The following books are available at:
Clovis-Carver Public Library
“The Nature Principle: Human Restoration and the End of Nature-Deficit Disorder” by Richard Louv identifies seven basic concepts that can help us reshape our lives by tapping into the restorative powers of nature to boost mental creativity, promote health, build smarter and more sustainable businesses, and strengthen human bonds.
“The School of Night” by Louis Bayard shifts smoothly from present-day America to Elizabethan England in two intertwined narratives that share one shocking secret as Harry Cavendish, a modern day scholar, is ensnared in the tragic story of a forgotten genius and the woman he loved.
“Can I See Your I.D.? True Stories of False Identities” by Chris Barton documents the exploits of ten imposters including a high school dropout who passed himself off as a navy surgeon, a poor Englishwoman who duped the upper class into believing that she was a kidnapped Asian princess, and a Jewish teenager who survived World War II by posing as a Hitler youth.
“An Evil Eye” by Jason Goodwin captures the Istanbul of the Ottoman Empire in all its majesty as inspector Yashim is called upon to find out why Fevzi Ahmet, his former mentor and the admiral of the Ottoman fleet, has defected to the Egyptians and why the women of the Sultan’s harem have begin to die.
“The Geeks Shall Inherit the Earth: Popularity, Quirk Theory, and Why Outsiders Thrive After High School” by Alexandra Robbins explains the fascinating psychology and science between popularity and outcasthood, revealing that the things that set students apart in school are the things that help them stand out later in life.
“Minding Ben” by Victoria Brown blends realism and humor in the story of an immigrant girl from Trinidad who lands in Brooklyn, New York without a job and tries to find her way in the confusing and increasingly complicated city where opportunities appear in the most unexpected places and anything is possible.
“The Troubled Man” by Henning Mankell re-introduces Kurt Wallander, the brilliant, brooding Swedish detective whose investigation of the disappearance of a retired naval officer soon finds him interfering in matters that are not his responsibility, making promises he won’t keep, telling lies when it suits him, and getting results.
Portales Public Library
“Only Time Will Tell” by Jeffrey Archer.
Harry Clifton never knew his father, but he learned about life on the docks from his uncle who expects him to join him at the shipyard once he’s left school, but an unexpected gift wins him a scholarship to an exclusive boy’s school and his life will never be the same again. As an adult, Harry learns the real truth of how his father died, but the truth only leads him to question whether or not he is the son of Arthur Clifton, or the firstborn son of a scion of West Country society, whose family owns a shipping line. This first novel in Archer’s newest series The Clifton Chronicles includes a cast of colorful characters and takes us from the ravages of the Great War to the outbreak of the Second World War, when Harry must decide whether to take up a place at Oxford or join the navy and go to war with Hitler’s Germany. From the docks of working class England to the bustling streets of New York City, this book takes readers on a journey through to future volumes, that will bring to life one hundred years of recent history to reveal a family story that none of us could have imagined.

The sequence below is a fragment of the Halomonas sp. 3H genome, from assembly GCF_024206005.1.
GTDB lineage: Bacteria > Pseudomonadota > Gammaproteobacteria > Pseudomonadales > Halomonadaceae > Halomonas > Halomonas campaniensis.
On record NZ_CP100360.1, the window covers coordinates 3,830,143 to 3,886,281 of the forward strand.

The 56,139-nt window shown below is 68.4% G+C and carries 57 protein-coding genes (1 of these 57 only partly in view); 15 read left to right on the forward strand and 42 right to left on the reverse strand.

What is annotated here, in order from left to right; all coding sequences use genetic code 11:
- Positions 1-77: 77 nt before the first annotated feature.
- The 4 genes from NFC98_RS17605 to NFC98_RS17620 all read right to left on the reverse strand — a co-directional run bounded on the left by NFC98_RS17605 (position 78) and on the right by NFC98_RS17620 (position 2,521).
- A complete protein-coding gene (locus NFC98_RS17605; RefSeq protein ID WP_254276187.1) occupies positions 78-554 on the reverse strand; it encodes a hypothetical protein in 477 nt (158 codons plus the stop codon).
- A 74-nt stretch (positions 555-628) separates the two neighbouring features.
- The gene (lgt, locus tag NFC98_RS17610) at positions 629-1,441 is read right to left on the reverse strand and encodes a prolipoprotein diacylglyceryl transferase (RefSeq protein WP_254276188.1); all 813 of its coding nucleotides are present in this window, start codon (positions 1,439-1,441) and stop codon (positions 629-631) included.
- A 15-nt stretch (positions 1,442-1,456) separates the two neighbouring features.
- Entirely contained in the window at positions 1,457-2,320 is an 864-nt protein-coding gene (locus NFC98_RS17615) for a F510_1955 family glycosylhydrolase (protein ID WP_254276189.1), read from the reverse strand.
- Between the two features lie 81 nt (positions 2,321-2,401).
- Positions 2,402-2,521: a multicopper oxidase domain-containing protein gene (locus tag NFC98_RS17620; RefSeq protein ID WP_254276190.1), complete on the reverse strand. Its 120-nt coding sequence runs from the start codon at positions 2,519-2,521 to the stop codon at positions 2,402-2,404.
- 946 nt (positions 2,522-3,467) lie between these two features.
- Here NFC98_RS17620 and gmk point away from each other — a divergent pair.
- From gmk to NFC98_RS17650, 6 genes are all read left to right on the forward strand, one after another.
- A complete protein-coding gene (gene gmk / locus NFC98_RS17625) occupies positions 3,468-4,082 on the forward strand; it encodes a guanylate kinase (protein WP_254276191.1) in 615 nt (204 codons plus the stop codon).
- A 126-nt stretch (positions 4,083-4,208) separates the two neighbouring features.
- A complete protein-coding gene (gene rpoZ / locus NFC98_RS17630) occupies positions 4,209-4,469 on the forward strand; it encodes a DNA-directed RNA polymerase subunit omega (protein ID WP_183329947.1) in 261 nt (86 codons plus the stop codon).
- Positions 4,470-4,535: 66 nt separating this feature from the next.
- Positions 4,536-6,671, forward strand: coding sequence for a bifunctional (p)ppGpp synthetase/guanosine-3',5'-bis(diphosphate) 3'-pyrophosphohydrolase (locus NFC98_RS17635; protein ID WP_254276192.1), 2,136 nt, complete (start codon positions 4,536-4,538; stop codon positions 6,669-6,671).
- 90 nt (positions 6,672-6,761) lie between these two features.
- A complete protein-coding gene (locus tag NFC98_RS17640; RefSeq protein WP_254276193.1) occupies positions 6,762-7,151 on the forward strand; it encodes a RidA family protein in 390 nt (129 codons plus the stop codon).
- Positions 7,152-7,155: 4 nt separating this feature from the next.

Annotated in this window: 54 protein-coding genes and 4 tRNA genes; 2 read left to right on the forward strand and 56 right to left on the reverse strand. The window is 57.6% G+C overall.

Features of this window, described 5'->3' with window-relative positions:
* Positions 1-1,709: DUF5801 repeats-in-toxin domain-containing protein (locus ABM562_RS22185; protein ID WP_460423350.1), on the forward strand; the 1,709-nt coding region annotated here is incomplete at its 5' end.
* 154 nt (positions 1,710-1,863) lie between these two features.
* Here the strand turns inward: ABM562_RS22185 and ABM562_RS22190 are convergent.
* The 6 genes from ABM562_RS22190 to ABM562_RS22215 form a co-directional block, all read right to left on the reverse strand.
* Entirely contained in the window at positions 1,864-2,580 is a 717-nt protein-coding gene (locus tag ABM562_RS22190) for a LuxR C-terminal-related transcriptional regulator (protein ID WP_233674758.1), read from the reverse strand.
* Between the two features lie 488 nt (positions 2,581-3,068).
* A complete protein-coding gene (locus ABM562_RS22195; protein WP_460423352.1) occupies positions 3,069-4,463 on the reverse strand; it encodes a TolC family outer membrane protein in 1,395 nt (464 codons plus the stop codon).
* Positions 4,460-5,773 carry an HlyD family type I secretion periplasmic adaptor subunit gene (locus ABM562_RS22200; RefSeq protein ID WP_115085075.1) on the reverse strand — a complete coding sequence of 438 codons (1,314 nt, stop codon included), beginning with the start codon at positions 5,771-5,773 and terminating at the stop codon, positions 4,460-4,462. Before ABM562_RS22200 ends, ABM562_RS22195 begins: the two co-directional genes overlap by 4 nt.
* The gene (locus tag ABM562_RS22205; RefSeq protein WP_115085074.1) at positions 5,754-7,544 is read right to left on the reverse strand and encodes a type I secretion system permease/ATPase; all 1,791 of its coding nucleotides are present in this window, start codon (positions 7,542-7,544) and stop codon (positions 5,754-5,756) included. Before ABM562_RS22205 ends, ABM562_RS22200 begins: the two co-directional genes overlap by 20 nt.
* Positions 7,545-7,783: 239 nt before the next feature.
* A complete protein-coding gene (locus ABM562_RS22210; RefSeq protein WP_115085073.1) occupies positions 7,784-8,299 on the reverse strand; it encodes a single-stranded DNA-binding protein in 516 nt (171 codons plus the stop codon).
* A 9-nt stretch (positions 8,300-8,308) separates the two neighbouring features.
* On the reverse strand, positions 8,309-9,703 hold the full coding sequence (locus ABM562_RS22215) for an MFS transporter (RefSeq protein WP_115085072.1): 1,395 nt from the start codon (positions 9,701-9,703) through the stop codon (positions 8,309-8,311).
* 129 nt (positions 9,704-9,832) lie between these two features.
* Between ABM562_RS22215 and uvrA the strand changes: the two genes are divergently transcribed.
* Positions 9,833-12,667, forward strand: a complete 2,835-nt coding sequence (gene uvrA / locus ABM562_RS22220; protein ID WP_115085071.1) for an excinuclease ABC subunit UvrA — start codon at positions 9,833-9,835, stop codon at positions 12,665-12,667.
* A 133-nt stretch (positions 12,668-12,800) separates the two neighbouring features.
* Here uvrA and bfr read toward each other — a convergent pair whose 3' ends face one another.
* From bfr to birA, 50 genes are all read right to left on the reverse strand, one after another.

“Kill Me If You Can” by James Patterson and Marshall Karp.
When Matthew Bannon, a poor art student living in New York City, finds a medical bag filled with diamonds during a chaotic attack at Grand Central Terminal thoughts of a worry free life with his gorgeous girlfriend, Katherine, abound, until he realizes that he is being hunted. The world’s greatest assassin, the Ghost, has just pulled off his most high profile hit: killing Walter Zelvas, a top member of the international diamond syndicate. His only problem is that the diamonds he was supposed to retrieve from Zelvas are missing and now he is chasing after Bannon. The Ghost is hot on Bannon’s trail, but so is a rival assassin that would like nothing more than to make the Ghost disappear forever.
“Justice” by Karen Robards.
Doing her best to comply with the orders of the Secret Service’s unofficial witness protection program, criminal attorney Jessica Ford has changed her name, dyed her hair, and traded in her glasses for contacts, but winning her first high-profile case and landing her face all over the news is not exactly “keeping a low profile”. This according to Secret Service agent, Mark Ryan, whose newest assignment is to keep Jessica safe at all costs. It just so happens that he’s also her ex-boyfriend. The trial earns Jessica a permanent spot on the firm’s elite legal defense team and is the chance of a lifetime, but as her mind races with questions about her recent case and her missing predecessor, Jessica begins to realize that she is a target herself. Jess must now determine which of the many inadvertent enemies she has made is trying to kill her and as she gets closer to the truth, she finds herself in a race against the clock to find the answers before what she doesn’t know gets both her and Mark killed.